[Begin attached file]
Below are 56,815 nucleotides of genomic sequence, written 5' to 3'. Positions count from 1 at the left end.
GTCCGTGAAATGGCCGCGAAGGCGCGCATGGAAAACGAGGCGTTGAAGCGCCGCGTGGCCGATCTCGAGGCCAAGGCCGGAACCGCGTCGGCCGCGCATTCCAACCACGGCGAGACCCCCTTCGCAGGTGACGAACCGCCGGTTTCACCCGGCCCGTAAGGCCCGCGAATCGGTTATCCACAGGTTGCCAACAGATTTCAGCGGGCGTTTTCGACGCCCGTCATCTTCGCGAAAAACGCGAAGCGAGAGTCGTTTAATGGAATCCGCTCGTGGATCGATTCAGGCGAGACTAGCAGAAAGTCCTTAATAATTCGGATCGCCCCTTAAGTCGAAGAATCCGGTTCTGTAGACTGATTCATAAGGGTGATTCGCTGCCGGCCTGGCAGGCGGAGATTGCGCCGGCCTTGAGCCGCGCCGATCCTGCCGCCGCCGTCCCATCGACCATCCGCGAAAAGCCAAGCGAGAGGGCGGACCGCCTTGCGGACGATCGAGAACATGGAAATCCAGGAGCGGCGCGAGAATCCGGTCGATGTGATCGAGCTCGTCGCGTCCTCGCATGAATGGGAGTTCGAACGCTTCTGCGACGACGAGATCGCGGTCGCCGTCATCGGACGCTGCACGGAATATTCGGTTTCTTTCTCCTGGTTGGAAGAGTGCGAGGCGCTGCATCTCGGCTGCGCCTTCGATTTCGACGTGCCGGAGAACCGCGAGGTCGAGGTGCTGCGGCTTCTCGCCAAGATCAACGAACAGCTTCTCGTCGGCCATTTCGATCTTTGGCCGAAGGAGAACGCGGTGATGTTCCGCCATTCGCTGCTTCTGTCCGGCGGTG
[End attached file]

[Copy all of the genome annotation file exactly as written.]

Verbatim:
Below are 56,815 nucleotides of genomic sequence, written 5' to 3'. Positions count from 1 at the left end.
GTCCGTGAAATGGCCGCGAAGGCGCGCATGGAAAACGAGGCGTTGAAGCGCCGCGTGGCCGATCTCGAGGCCAAGGCCGGAACCGCGTCGGCCGCGCATTCCAACCACGGCGAGACCCCCTTCGCAGGTGACGAACCGCCGGTTTCACCCGGCCCGTAAGGCCCGCGAATCGGTTATCCACAGGTTGCCAACAGATTTCAGCGGGCGTTTTCGACGCCCGTCATCTTCGCGAAAAACGCGAAGCGAGAGTCGTTTAATGGAATCCGCTCGTGGATCGATTCAGGCGAGACTAGCAGAAAGTCCTTAATAATTCGGATCGCCCCTTAAGTCGAAGAATCCGGTTCTGTAGACTGATTCATAAGGGTGATTCGCTGCCGGCCTGGCAGGCGGAGATTGCGCCGGCCTTGAGCCGCGCCGATCCTGCCGCCGCCGTCCCATCGACCATCCGCGAAAAGCCAAGCGAGAGGGCGGACCGCCTTGCGGACGATCGAGAACATGGAAATCCAGGAGCGGCGCGAGAATCCGGTCGATGTGATCGAGCTCGTCGCGTCCTCGCATGAATGGGAGTTCGAACGCTTCTGCGACGACGAGATCGCGGTCGCCGTCATCGGACGCTGCACGGAATATTCGGTTTCTTTCTCCTGGTTGGAAGAGTGCGAGGCGCTGCATCTCGGCTGCGCCTTCGATTTCGACGTGCCGGAGAACCGCGAGGTCGAGGTGCTGCGGCTTCTCGCCAAGATCAACGAACAGCTTCTCGTCGGCCATTTCGATCTTTGGCCGAAGGAGAACGCGGTGATGTTCCGCCATTCGCTGCTTCTGTCCGGCGGTG